Blanton et al v. State Farm Mutual Automobile Insurance Company, No. 3:2007cv00980 - Document 40 (M.D. Ala. 2009)

Court Description: MEMORANDUM OPINION AND ORDER that because diversity jurisdiction was established at the time of removal, plaintiffs' 37 Second Motion to Remand is DENIED. Signed by Honorable William Keith Watkins on 3/9/2009. (Attachments: # 1 Civil Appeals Checklist)(cc, )

Download PDF
IN THE UNITED STATES DISTRICT COURT FOR THE MIDDLE DISTRICT OF ALABAMA EASTERN DIVISION TROY BLANTON, et al., Plaintiffs, v. DOUGLAS A. GEIST, et al., Defendants. ) ) ) ) ) ) ) ) ) CASE NO. 3:07-CV-980-WKW [WO] MEMORANDUM OPINION AND ORDER On December 2, 2008, Plaintiffs Joint Motion to Dismiss with Prejudice (Doc. # 32) was granted and Defendant Douglas A. Geist ( Geist ) was dismissed from the case. (Doc. # 34.) Plaintiffs then filed a second remand motion. (Mot. Remand (Doc. # 37).) Plaintiffs argue that subject matter jurisdiction no longer exists because the only remaining Defendant is State Farm Mutual Automobile Insurance Company ( State Farm ), the only remaining claim is its contractual obligation to pay underinsured motorist coverage, and the policy limit of that coverage totals $60,000. (Mot. 4.) Thus, Plaintiffs argue, there is no longer diversity jurisdiction under 28 U.S.C. § 1332, which requires an amount in controversy in excess of $ 75,000. (Mot. 4.) State Farm has not filed a response to Plaintiffs motion. For the following reasons, the motion to remand (Doc. # 37) is due to be denied. At the time of removal, diversity jurisdiction existed over this case. In an earlier Memorandum Opinion and Order ( Opinion ) (Op. (Doc. # 18)), Plaintiffs first motion to remand (Doc. # 8) was denied because diversity jurisdiction existed at the time of removal. (Op. 5.) The Opinion only addresses whether the parties were completely diverse, but with their Notice of Removal, Defendants filed a letter Plaintiffs counsel sent demanding $500,000 for Plaintiffs case.1 (Removal Notice ¶ 14 & Ex. B (Doc. # 1).) A demand letter received by a defendant from a plaintiff articulating a sufficient amount in controversy for diversity jurisdiction can be the basis for removing a case. See Lowery v. Ala. Power Co., 483 F.3d 1184, 1212 & n.62 (11th Cir. 2007), cert. denied, 128 S. Ct. 2877 (2008). Thus, at the time of removal, there was diversity jurisdiction to hear this case.2 Plaintiffs argue, however, that because Geist has been dismissed by the case, their damages are capped at $60,000, and therefore, diversity jurisdiction no longer exists. Even assuming damages are capped at $60,000, the fact that damages are now under the threshold jurisdictional amount does not divest the court of jurisdiction. [E]vents occurring after removal which may reduce the damages recoverable below the amount in controversy requirement do not oust the district court s jurisdiction. Poore v. AmericanAmicable Life Ins. Co. of Tex., 218 F.3d 1287, 1291 (11th Cir. 2000), overruled on other grounds, Alvarez v. Uniroyal Tire Co., 508 F.3d 639, 641 (11th Cir. 2007) (per curiam) ( Poore is overruled to the extent we held that a remand for lack of subject matter 1 The letter specifically stated: In the event you are interested in paying $500,000.00, or your policy limits, prior to engaging your attorneys please contact the undersigned [Plaintiffs attorney]. The amount of the policy limits is irrelevant as long as Plaintiffs counsel demanded as one form of payment as much as $500,000. 2 When a motion to remand is filed more than thirty days after removal and challenges subject matter jurisdiction, [a] court may look to any relevant information the parties may present, up until the time of the challenge to jurisdiction. Lowery, 483 F.3d at 1213 n.64. The demand letter in this case was filed with the Notice of Removal. 2 jurisdiction pursuant to [28 U.S.C.] § 1447(c) is reviewable if it is based on a post-removal amendment to the complaint. ). Joining other circuits, Poore held that the amendments to § 1447(c) did not alter the fact that, in this case, the district court must determine whether it had subject matter jurisdiction at the time of removal. Id. at 1290-91 (emphasis added). See Leonard v. Enter. Rent a Car, 279 F.3d 967, 972 (11th Cir. 2002) ( [The court] note[s] that for purposes of this challenge to the subject matter jurisdiction of the district court, the critical time is the date of removal . . . . See Poore[, 218 F.3d at] 1289-91 []. If jurisdiction was proper at that date, subsequent events, even the loss of the required amount in controversy, will not operate to divest the court of jurisdiction. ); see also FreeportMcMoran, Inc. v. K N Energy, Inc., 498 U.S. 426, 427 (1991) (per curiam) (stating in a nonremoval case that the Court ha[s] consistently held that if jurisdiction exists at the time an action is commenced, such jurisdiction may not be divested by subsequent events ); Harris v. Garner, 216 F.3d 970, 983-84 (11th Cir. 2000) (noting that it is well established that changes to a party s citizenship after jurisdiction is established do not divest the court of jurisdiction). Accordingly, because diversity jurisdiction was established at the time of removal, it is ORDERED that Plaintiffs Second Motion to Remand (Doc. # 37) is DENIED. DONE this 9th day of March, 2009. /s/ W. Keith Watkins UNITED STATES DISTRICT JUDGE 3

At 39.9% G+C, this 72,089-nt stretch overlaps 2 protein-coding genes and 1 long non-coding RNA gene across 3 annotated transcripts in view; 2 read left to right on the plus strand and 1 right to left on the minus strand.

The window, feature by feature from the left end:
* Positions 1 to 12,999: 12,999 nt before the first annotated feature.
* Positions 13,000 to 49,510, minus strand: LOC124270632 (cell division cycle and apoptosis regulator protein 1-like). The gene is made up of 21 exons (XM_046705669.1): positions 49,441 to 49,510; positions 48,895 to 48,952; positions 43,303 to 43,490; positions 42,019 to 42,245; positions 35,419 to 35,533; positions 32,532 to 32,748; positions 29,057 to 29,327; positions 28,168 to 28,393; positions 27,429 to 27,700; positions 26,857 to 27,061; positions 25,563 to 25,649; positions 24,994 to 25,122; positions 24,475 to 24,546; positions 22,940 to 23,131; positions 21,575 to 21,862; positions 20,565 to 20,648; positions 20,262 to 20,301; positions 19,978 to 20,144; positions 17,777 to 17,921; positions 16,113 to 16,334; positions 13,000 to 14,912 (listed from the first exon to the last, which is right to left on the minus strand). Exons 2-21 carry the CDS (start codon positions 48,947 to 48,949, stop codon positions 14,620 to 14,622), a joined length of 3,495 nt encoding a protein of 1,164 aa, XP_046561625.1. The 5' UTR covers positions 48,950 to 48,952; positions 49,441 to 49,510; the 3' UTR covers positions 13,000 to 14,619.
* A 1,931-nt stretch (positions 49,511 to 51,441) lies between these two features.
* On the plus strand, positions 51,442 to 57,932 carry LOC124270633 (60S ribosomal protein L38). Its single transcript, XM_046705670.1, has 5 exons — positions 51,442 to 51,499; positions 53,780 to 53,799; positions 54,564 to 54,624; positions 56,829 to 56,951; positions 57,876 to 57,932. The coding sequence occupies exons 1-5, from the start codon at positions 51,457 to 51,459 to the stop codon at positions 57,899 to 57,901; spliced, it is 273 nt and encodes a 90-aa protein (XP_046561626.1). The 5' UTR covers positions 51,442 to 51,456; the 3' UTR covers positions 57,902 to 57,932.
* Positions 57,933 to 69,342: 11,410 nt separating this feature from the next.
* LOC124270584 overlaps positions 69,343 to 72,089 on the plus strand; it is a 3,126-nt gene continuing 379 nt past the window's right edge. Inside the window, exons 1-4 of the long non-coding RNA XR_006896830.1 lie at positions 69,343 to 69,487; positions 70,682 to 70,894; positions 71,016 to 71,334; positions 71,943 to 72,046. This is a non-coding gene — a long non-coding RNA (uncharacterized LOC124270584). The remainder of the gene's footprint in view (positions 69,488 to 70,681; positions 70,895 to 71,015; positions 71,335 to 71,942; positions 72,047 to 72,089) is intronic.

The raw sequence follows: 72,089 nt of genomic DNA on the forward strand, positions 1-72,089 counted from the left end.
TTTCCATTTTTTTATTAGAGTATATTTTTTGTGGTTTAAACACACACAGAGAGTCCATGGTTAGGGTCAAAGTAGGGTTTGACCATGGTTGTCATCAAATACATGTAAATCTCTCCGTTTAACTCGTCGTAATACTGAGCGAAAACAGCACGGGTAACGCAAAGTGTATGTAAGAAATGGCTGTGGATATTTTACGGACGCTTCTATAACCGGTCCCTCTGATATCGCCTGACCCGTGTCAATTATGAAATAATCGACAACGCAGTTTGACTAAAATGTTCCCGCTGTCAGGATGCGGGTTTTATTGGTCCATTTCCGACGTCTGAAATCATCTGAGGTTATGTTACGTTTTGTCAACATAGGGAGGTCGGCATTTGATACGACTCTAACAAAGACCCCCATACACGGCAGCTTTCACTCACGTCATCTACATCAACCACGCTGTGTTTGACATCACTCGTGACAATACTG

Some case metadata and case summaries were written with the help of AI, which can produce inaccuracies. You should read the full case before relying on it for legal research purposes.

This site is protected by reCAPTCHA and the Google Privacy Policy and Terms of Service apply.